Do you wonder if your child has a weight issue? Overweight? Underweight? If you wonder at all, don’t wait to help them do something about it.
Nine year old Jenny never liked it when the teacher told the class to line up for the two captains to choose sides. Not only was she never selected to be a team captain, she was always chosen last, whomever of the captains was stuck with the last pick. Jenny had battled overeating as far back as she could remember. She just couldn’t help giving herself heaping portions and asking for seconds. Munchies? Forget about it. It seemed like there was always something sweet-tasting close by. Because of her weight and being uncoordinated, she was always chosen last.
Six year old Bobby didn’t have Jenny’s problem. He was athletic, slim, and had an abundance of energy. In fact, too much energy. The doctor had told his mom that he was hyper, whatever that meant. Now he takes pills to help him slow down. But he likes going fast. He just doesn’t like getting into trouble and forgetting to slow down enough to do his schoolwork. He hates it when he hears the boys calling him “stupid.”
These children have weight issues that both need to be addressed by their parents and by their pediatrician. Physicians encourage parents of all children to get them regular check-ups monthly after birth, every 6 months sometime later, and at least annually up to age 10. There are medical charts that indicate average weight for children according to age and height. There’s also an average range for body mass index. If these numbers are in the average range, but your child has body image issues anyway, use your active listening to help her understand her feelings and plan activities and encourage positive self-worth and social interaction. If your child is getting medicine for being hyper, watch his weight carefully. This kind of medicine can have a side effect of children losing their appetite. Keep your child healthy with a high protein, high caloric diet to encourage weight maintenance.
Stay on top of any weight issues your child may have. Include them in your discussions, at an age appropriate level. Don’t wait. You may just help them avoid both physical health and mental health concerns in the long run.
Every good parent feeds their children regularly, 3 meals a day if possible. Sometimes meals consist of a sandwich or two. Meals help our children grow physically. A sandwiched comment can help our children grow in character emotionally and spiritually.
Alec is 6 years old. He gets frustrated reading out loud. When left to his own devices, he takes hints from the pictures and guesses the content of passages. His daddy is trying to help him read at bedtime.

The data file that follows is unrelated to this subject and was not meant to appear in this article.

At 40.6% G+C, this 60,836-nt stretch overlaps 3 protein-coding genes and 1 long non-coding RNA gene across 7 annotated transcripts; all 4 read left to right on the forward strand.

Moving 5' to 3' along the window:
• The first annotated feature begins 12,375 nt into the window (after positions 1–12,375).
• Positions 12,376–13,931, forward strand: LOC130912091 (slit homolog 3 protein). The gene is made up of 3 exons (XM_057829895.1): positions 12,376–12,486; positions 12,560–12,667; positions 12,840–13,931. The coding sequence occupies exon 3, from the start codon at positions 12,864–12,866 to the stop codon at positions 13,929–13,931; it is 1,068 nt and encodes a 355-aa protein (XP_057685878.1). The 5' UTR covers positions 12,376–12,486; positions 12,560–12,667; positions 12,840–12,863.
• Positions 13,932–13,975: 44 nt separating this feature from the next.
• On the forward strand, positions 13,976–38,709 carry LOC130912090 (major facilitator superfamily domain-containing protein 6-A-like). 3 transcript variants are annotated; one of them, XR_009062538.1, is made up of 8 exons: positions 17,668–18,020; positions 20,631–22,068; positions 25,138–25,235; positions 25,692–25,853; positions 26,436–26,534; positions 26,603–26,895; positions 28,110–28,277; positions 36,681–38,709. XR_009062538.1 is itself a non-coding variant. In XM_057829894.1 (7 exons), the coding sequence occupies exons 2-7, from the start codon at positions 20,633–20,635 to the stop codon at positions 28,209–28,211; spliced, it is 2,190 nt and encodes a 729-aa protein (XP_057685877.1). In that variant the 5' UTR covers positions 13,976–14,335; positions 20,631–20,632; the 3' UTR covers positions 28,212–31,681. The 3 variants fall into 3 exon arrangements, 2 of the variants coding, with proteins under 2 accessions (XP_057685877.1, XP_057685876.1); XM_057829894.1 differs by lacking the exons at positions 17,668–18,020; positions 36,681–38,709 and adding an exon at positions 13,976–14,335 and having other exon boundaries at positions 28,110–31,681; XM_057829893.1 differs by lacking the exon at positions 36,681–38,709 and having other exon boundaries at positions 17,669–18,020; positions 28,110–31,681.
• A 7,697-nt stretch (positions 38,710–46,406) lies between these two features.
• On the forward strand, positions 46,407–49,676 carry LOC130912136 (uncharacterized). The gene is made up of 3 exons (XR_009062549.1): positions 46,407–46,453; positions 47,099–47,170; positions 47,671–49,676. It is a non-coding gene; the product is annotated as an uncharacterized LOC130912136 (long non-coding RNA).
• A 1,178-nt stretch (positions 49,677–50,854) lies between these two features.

“Okay, son. You read the first paragraph and I’ll read the next,” daddy coaxes his reluctant son, making the task a joint effort.
“You read it all to me, daddy. I don’t feel like it tonight.”
“Aw, son, you know your teacher told us to help you keep up with your reading. I understand how hard it is for you at times, but maybe we can struggle through it together. Okay? Let’s give it a try.”
Adam turned his back to his dad and grumbled to himself. Dad saw the emotional fever mounting and tried active listening. “It’s tough trying hard things, huh. You’re frustrated.”
Adam turned back to his daddy. “What do you do when you’re frustrated, daddy?” His dad told him a relevant story that happened at his work this past week and concluded, “Well, even though it was tough, I tried. I didn’t do it perfectly, but trying and getting more of it right helped me want to try more.” His dad then tickled his son and encouraged him to try reading. After struggling through the storybook, dad noted, “Look at you. You tried even though you didn’t want to. You missed a few words, but you used your phonics rules to sound them out. Let’s keep trying every night until you get it, okay son? I’m so proud of you.”
What dad used is what’s called “The Sandwich Effect.” When helping your child with hard things, or with making needed changes, start with a praise statement. Follow that with a critique. Conclude with another praise statement. This learning sandwich goes down much better for children. The credit you give them helps reinforce the learning. When looking for change, give your child a sandwich.
Bobby has a soccer game. Sally is cheerleading on another field. Joe has a book report due tomorrow. Bob is working late and unable to help. You are stuck in traffic. Perfect storm? It sounds like it to me. What to do when there’s too much to do?
First, plan for and organize all family activities. Try not to commit anything to memory. A delightful person was going bonkers some time ago and fussed at me. She said, “You know, sometimes you have more on your mind than you have a mind for.” What profound wisdom. If you try to keep lots of things in mind, you are likely to lose some of them.
Second, maintaining a family calendar in the den or kitchen of your home will be the place to tag all coming events and activities. Such a calendar is a great planning and organizing tool. Ideally, it is a dry erase surface, with squares for each day of the month big enough for anyone to list an event or activity in the square. Your youngsters will love marking their own events and activities on the calendar.